It was kind of just rolling the dice a little bit,” said Mikulak, who has finished fifth, sixth and seventh (twice) in Olympic or world all-arounds, but never made the medal stand. “If [it] had been the perfect skill, I would have been second or third.”

Mikulak, a two-time Olympian and six-time U.S. champion, led at the halfway point and was in fourth place when he came off the horse in the fifth of six rotations. He eked into the final in 27th place in qualifying, where he fell four times.

He left the competition with an award, though, a watch in a box for the Longines Prize for Elegance. However, if Mikulak does not earn a medal in Sunday’s high bar final, it will mark the first Olympics or world championships that the U.S. failed to make a men’s event podium since 2009.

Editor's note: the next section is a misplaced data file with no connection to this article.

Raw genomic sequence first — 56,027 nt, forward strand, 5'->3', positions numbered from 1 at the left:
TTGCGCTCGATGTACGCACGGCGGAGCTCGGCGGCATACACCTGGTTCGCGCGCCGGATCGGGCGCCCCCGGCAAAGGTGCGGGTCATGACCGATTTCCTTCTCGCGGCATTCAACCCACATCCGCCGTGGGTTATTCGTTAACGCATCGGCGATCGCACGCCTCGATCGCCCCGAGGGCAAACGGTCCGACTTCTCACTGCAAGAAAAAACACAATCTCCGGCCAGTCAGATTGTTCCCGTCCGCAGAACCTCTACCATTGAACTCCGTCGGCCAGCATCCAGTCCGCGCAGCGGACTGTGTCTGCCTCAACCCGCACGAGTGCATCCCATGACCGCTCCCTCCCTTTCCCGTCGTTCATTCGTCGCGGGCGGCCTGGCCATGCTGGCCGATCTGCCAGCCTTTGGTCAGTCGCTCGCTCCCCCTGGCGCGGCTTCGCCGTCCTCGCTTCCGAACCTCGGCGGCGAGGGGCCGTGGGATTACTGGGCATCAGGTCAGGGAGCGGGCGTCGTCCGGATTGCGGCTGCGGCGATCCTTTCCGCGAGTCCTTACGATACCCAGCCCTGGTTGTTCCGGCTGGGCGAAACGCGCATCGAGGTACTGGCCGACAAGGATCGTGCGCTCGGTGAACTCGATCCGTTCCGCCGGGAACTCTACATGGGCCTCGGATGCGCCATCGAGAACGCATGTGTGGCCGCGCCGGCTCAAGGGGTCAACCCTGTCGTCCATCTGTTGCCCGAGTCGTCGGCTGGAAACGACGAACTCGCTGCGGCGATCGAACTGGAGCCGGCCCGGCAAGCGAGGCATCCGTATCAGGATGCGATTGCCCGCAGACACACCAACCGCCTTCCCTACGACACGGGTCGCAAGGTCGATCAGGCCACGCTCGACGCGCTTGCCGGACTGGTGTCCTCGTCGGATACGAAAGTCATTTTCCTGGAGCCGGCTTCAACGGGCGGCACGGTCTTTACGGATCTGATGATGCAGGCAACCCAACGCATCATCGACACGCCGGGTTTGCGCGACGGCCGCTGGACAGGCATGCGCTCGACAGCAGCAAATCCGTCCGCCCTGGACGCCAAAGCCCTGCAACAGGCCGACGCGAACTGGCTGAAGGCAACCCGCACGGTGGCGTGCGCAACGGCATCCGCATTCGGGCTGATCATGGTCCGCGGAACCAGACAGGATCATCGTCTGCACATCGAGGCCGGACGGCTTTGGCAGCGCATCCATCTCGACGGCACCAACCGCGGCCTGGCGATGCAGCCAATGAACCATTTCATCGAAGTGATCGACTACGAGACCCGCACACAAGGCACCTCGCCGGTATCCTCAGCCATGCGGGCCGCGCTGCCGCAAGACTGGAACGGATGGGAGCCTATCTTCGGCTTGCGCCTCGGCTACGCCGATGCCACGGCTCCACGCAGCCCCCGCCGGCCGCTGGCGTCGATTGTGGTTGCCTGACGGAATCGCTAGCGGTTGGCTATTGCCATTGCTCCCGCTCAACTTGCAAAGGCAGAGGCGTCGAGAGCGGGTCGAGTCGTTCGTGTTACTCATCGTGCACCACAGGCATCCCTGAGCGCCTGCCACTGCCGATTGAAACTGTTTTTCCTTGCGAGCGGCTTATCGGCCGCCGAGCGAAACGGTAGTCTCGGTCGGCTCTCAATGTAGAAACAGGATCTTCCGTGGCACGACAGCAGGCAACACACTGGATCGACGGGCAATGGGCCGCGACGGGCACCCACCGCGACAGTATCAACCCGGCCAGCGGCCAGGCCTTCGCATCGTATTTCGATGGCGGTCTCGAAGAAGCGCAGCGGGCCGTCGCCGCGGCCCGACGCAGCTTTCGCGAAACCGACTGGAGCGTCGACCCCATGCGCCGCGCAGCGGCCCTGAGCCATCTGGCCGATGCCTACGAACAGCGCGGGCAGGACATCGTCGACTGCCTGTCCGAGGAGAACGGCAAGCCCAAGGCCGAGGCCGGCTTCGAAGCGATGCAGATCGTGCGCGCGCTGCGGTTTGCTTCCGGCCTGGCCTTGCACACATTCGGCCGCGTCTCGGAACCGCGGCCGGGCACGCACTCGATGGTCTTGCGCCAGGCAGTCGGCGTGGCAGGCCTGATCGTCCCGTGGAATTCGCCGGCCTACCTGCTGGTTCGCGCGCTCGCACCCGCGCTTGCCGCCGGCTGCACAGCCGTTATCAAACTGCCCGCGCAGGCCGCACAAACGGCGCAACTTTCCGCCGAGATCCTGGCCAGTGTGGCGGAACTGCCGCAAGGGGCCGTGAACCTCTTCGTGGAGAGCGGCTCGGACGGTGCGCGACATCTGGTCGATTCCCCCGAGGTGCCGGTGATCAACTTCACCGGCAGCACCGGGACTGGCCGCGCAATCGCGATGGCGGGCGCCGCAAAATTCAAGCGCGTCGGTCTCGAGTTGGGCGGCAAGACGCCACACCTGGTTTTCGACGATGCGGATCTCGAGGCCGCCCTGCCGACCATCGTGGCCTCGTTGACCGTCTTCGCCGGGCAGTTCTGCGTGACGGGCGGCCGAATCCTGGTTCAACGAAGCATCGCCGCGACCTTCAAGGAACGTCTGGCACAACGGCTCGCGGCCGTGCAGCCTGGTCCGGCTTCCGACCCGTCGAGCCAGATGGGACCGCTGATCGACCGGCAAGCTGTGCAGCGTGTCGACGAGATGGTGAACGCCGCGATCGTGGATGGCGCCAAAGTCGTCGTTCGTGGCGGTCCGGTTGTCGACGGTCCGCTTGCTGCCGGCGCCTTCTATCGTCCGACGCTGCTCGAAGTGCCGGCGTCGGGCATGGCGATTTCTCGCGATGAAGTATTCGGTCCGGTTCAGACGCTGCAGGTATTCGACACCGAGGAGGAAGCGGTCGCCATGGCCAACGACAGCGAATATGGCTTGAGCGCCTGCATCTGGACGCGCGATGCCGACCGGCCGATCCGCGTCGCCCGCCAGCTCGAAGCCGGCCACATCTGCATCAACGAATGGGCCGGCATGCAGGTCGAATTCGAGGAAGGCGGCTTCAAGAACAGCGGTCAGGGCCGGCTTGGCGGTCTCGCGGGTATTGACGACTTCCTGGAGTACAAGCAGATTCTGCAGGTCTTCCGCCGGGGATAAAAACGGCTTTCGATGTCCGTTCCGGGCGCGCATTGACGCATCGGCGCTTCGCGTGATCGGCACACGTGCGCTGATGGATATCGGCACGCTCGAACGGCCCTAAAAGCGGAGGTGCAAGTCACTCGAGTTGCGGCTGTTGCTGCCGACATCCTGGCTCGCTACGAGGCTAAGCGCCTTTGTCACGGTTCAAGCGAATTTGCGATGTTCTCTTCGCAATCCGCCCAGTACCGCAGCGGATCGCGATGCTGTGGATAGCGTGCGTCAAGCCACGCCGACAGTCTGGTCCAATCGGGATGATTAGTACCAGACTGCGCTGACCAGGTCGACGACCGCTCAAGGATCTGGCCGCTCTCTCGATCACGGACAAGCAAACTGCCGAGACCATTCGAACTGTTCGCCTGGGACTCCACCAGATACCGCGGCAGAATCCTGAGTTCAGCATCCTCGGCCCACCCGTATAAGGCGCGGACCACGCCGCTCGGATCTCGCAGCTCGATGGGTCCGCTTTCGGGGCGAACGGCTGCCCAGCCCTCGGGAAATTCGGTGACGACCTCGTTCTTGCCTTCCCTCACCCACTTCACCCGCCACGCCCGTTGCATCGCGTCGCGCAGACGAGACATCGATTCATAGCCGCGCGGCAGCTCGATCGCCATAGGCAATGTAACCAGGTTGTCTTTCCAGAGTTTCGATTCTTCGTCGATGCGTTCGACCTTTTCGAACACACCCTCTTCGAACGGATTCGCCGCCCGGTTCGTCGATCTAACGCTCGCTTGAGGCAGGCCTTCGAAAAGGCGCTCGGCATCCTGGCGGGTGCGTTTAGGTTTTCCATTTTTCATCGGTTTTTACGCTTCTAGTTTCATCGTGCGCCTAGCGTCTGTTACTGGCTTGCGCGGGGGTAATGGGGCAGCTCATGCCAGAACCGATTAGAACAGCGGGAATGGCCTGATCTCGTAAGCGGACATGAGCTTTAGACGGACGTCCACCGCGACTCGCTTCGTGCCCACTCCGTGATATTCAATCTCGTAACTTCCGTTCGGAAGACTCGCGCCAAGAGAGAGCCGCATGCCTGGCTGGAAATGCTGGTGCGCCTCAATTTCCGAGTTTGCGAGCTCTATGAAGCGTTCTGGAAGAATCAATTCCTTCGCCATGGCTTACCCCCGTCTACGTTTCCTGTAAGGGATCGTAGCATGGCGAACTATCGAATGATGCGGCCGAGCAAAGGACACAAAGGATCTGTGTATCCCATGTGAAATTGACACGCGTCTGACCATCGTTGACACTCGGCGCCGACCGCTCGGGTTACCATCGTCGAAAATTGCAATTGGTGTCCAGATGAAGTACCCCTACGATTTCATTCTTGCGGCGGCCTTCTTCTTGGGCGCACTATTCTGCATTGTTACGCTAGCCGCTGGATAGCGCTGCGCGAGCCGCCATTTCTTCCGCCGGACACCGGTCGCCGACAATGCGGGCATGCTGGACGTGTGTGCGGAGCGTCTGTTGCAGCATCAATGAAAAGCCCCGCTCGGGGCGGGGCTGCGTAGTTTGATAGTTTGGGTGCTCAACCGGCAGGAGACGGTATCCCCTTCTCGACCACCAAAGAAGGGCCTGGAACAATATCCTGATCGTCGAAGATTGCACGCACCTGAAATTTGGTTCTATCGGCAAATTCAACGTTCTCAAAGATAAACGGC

Nagornyy will like this statistic going into the Tokyo Games: The last four men to win the world all-around title the year before the Olympics went on to win the Olympic title: Paul HammYang Wei and Kohei Uchimura twice.

Uchimura, the Japanese legend with a record six world all-around titles, is absent from a worlds for the first time since 2007, missing the Japanese team while injured. He is questionable to make the Olympic team despite being one of Japan’s most recognizable athletes.

This is the first year China and Japan were shut out of the team and all-around gold medals at an Olympics or worlds since 1992.